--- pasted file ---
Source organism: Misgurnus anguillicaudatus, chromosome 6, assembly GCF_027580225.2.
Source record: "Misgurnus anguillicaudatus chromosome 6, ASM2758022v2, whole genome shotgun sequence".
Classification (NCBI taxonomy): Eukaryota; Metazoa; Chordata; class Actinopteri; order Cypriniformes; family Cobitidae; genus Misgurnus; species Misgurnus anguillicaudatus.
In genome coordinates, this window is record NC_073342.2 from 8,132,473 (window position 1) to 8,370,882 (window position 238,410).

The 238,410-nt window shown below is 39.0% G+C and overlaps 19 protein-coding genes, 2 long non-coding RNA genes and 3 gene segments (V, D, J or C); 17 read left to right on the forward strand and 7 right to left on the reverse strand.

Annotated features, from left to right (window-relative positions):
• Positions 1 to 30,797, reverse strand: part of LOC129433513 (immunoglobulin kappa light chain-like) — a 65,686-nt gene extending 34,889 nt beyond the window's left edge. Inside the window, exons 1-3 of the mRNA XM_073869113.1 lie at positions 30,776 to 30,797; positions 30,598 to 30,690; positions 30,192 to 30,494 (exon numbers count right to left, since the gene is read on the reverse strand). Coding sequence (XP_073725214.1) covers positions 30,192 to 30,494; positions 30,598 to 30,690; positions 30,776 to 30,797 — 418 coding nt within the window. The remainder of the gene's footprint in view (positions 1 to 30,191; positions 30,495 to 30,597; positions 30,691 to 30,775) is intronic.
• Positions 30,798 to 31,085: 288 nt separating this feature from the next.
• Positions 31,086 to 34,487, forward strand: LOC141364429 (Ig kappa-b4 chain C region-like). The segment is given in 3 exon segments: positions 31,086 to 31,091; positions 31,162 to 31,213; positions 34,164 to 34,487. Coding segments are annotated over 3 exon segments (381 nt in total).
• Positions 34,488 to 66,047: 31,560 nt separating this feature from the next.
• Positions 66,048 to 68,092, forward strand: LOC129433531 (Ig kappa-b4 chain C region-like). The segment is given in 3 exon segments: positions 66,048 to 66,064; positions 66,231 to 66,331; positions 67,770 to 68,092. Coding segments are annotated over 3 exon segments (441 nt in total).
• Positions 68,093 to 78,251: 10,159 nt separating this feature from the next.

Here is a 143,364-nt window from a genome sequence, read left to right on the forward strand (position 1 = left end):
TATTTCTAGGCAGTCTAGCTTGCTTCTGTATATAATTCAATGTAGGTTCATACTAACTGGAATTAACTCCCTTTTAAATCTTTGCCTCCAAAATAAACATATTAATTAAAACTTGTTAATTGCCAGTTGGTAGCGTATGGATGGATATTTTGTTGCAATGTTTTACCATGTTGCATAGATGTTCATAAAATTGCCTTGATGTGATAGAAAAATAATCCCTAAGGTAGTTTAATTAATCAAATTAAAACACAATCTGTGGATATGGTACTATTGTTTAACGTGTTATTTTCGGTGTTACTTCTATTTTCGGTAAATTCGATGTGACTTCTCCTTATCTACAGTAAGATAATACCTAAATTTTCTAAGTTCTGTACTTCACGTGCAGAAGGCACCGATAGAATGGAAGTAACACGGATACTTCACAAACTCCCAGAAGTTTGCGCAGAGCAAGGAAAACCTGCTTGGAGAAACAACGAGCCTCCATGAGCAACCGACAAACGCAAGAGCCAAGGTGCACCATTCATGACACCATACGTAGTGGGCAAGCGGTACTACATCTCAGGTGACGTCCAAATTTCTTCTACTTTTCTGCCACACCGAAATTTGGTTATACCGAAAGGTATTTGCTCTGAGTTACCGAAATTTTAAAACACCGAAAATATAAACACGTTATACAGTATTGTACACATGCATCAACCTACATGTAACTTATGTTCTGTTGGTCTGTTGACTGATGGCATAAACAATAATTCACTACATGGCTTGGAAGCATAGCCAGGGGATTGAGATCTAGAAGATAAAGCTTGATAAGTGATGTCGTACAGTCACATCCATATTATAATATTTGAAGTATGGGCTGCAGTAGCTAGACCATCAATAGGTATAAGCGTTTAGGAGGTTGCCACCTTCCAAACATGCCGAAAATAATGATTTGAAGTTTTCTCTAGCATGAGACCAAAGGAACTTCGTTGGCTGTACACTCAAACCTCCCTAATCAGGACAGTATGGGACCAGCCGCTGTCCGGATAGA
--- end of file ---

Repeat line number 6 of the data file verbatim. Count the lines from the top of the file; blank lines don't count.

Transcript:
Annotated features, from left to right (window-relative positions):